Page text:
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What Causes Athlete’s Foot?

Several types of fungi, including yeasts, can cause athlete’s foot.

Most commonly, dermatophytes — fungi that require keratin for growth and frequently cause skin diseases — cause the foot infection. The fungi grow in the top layer of skin (the epidermis) and first enter the skin through small cracks. The microbes require moisture and warmth to proliferate. Although tinea pedis can affect any part of the foot, it most commonly affects the spaces between the toes.
You’re more likely to get athlete’s foot if you have:

A certain genetic predisposition
Allergies or dermatitis (skin inflammation)
A weak immune system
Poor blood circulation in the legs, such as from diabetes or peripheral arterial disease

Athlete’s Foot Symptoms
Tinea pedis may cause several possible symptoms that affect the feet, including:

Red and itchy skin (rash)
Mild scaling of the skin, which may cover small areas (such as between the toes) or the entire sole of the foot
Painful cracking (fissuring) of the skin, typically a result of severe scaling
Fluid-filled blisters
Thickening of the soles of the feet
The fungal infection can also spread to the nails, causing them to discolor, thicken, or crumble. Athlete’s foot can damage the skin and leave it open for bacterial infections, such as cellulitis, to take hold.

Is Athlete’s Foot Contagious?

Athlete’s foot is very contagious. It’s possible to get the infection from touching the affected skin of someone who has the fungi, even if they don’t have an active infection.It’s also spread by walking around barefoot on damp, contaminated surfaces, such as those of locker rooms and public showers.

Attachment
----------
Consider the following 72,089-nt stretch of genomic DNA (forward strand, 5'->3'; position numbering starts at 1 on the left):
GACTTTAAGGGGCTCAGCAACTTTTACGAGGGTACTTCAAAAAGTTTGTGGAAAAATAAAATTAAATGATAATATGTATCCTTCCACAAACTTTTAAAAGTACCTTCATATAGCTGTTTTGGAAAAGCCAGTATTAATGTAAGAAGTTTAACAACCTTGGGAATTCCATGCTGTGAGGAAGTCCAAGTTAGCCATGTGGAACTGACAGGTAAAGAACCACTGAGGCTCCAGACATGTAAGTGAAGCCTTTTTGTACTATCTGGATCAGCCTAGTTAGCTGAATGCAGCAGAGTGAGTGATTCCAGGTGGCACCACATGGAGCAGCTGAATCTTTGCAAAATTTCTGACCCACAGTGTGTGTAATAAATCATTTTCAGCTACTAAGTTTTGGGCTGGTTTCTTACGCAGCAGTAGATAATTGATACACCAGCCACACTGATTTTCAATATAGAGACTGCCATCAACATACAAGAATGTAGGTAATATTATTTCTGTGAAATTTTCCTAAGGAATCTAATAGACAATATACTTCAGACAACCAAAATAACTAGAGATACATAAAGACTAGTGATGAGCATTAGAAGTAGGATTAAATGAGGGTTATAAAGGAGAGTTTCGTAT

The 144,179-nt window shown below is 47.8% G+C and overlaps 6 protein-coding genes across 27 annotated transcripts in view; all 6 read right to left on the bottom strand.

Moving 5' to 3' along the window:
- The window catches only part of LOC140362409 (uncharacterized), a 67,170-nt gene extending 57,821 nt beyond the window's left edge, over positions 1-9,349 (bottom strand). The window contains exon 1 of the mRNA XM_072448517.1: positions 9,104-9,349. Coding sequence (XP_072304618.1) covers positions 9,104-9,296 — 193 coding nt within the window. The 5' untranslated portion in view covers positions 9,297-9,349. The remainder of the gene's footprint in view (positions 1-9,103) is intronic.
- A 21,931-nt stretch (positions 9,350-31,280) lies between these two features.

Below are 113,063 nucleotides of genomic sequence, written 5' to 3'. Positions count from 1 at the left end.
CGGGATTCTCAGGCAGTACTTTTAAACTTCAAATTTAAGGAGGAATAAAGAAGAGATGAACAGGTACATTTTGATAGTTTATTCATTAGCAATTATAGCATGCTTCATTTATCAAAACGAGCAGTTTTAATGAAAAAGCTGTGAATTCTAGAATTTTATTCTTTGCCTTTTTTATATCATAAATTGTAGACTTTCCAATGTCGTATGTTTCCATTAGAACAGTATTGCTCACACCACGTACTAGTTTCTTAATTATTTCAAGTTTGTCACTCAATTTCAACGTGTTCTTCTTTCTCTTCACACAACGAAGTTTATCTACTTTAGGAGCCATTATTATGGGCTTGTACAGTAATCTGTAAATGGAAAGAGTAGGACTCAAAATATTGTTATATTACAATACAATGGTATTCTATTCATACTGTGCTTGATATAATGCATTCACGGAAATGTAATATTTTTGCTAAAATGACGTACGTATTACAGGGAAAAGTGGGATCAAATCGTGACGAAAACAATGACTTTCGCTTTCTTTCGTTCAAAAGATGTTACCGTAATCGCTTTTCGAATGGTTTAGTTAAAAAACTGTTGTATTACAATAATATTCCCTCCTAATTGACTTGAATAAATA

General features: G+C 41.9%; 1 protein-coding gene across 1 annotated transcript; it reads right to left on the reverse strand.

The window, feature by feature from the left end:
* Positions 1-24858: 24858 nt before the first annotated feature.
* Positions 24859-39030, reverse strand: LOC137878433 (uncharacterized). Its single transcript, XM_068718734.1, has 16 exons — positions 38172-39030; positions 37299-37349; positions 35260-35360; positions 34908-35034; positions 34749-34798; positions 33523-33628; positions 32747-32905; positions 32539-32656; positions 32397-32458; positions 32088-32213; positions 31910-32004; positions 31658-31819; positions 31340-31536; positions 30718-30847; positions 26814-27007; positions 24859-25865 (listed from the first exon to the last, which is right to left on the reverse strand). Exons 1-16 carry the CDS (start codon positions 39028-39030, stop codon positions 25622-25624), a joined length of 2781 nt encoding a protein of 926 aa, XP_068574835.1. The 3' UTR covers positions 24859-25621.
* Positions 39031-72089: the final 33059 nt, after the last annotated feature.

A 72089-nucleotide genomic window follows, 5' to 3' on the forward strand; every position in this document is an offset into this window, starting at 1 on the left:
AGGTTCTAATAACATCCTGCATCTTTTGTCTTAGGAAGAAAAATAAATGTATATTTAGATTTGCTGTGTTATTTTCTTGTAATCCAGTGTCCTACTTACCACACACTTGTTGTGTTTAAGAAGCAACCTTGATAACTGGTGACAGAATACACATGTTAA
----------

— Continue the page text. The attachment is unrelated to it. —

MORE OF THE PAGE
In addition, you can get athlete foot if you have poor hygiene, such as if you:

Don’t wash and dry your feet after exercising, or after your feet get wet (including from sweat)
Share shocks, shoes, and towels with other people
Use socks or shoes that are wet, or that cause your feet to sweat a lot (including thick socks and heavy shoes that don’t breathe)
Reuse socks without washing them first (especially if you’ve sweated in them)
Wear shoes that are worn down
Fail to rotate shoes between uses

If you suspect you have Athlete’s Foot Dr. Ben Wehrli can help.

Make an appointment to see Dr. Wehrli if you suspect you have Athlete’s foot. He can prescribe anti-fungal medications to clear up the infection and relieve itching, and irritation.

In addition to using any medications your podiatrists prescribes, it’s also important to:

Keep your feet clean and dry
Keep your feet cool by taking your shoes off, or wearing sandals, as often as possible
Avoid wearing heavy, closed shoes or thick socks
Rotate the shoes you wear, and don’t reuse socks without washing them first
Avoid using swimming pools and public showers

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